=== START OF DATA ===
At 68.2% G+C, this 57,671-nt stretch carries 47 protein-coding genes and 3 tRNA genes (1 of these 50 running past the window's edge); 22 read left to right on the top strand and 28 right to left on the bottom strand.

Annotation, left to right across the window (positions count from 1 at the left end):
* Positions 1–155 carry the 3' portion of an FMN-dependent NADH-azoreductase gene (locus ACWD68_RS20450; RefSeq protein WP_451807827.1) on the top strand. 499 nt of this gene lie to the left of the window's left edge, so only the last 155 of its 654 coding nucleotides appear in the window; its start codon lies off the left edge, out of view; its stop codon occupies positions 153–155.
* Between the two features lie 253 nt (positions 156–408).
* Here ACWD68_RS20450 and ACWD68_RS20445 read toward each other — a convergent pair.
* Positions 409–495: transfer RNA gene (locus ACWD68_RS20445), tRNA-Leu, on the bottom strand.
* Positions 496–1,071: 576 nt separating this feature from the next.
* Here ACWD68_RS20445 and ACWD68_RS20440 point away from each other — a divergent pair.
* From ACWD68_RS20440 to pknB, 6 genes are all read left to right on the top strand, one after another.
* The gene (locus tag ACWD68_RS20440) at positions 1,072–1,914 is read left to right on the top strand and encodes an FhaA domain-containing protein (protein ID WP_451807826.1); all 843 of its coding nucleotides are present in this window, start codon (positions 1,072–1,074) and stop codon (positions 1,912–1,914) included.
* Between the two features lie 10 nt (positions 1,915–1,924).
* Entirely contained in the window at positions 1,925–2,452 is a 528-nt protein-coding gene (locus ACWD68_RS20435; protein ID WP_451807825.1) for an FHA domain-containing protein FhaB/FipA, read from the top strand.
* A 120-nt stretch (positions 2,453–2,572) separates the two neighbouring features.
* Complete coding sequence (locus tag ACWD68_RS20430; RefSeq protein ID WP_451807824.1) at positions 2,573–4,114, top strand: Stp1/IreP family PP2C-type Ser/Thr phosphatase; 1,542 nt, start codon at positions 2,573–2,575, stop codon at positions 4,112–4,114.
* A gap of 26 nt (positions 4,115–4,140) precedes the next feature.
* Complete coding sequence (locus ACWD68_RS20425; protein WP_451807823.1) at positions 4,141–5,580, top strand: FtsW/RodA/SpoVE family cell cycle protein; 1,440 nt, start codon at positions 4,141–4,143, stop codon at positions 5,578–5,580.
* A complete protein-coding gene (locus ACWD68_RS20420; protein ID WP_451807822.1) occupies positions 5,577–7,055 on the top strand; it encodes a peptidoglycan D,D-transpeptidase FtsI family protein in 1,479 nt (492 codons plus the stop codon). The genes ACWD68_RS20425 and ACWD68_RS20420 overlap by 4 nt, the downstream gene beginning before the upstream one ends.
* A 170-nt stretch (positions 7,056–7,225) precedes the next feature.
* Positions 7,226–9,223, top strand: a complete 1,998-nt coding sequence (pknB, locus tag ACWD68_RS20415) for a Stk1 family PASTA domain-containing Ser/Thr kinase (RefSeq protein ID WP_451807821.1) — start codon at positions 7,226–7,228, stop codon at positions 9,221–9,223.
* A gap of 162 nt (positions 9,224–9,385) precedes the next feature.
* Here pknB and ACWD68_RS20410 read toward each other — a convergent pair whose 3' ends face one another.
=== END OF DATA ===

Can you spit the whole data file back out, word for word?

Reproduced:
At 68.2% G+C, this 57,671-nt stretch carries 47 protein-coding genes and 3 tRNA genes (1 of these 50 running past the window's edge); 22 read left to right on the top strand and 28 right to left on the bottom strand.

Annotation, left to right across the window (positions count from 1 at the left end):
* Positions 1–155 carry the 3' portion of an FMN-dependent NADH-azoreductase gene (locus ACWD68_RS20450; RefSeq protein WP_451807827.1) on the top strand. 499 nt of this gene lie to the left of the window's left edge, so only the last 155 of its 654 coding nucleotides appear in the window; its start codon lies off the left edge, out of view; its stop codon occupies positions 153–155.
* Between the two features lie 253 nt (positions 156–408).
* Here ACWD68_RS20450 and ACWD68_RS20445 read toward each other — a convergent pair.
* Positions 409–495: transfer RNA gene (locus ACWD68_RS20445), tRNA-Leu, on the bottom strand.
* Positions 496–1,071: 576 nt separating this feature from the next.
* Here ACWD68_RS20445 and ACWD68_RS20440 point away from each other — a divergent pair.
* From ACWD68_RS20440 to pknB, 6 genes are all read left to right on the top strand, one after another.
* The gene (locus tag ACWD68_RS20440) at positions 1,072–1,914 is read left to right on the top strand and encodes an FhaA domain-containing protein (protein ID WP_451807826.1); all 843 of its coding nucleotides are present in this window, start codon (positions 1,072–1,074) and stop codon (positions 1,912–1,914) included.
* Between the two features lie 10 nt (positions 1,915–1,924).
* Entirely contained in the window at positions 1,925–2,452 is a 528-nt protein-coding gene (locus ACWD68_RS20435; protein ID WP_451807825.1) for an FHA domain-containing protein FhaB/FipA, read from the top strand.
* A 120-nt stretch (positions 2,453–2,572) separates the two neighbouring features.
* Complete coding sequence (locus tag ACWD68_RS20430; RefSeq protein ID WP_451807824.1) at positions 2,573–4,114, top strand: Stp1/IreP family PP2C-type Ser/Thr phosphatase; 1,542 nt, start codon at positions 2,573–2,575, stop codon at positions 4,112–4,114.
* A gap of 26 nt (positions 4,115–4,140) precedes the next feature.
* Complete coding sequence (locus ACWD68_RS20425; protein WP_451807823.1) at positions 4,141–5,580, top strand: FtsW/RodA/SpoVE family cell cycle protein; 1,440 nt, start codon at positions 4,141–4,143, stop codon at positions 5,578–5,580.
* A complete protein-coding gene (locus ACWD68_RS20420; protein ID WP_451807822.1) occupies positions 5,577–7,055 on the top strand; it encodes a peptidoglycan D,D-transpeptidase FtsI family protein in 1,479 nt (492 codons plus the stop codon). The genes ACWD68_RS20425 and ACWD68_RS20420 overlap by 4 nt, the downstream gene beginning before the upstream one ends.
* A 170-nt stretch (positions 7,056–7,225) precedes the next feature.
* Positions 7,226–9,223, top strand: a complete 1,998-nt coding sequence (pknB, locus tag ACWD68_RS20415) for a Stk1 family PASTA domain-containing Ser/Thr kinase (RefSeq protein ID WP_451807821.1) — start codon at positions 7,226–7,228, stop codon at positions 9,221–9,223.
* A gap of 162 nt (positions 9,224–9,385) precedes the next feature.
* Here pknB and ACWD68_RS20410 read toward each other — a convergent pair whose 3' ends face one another.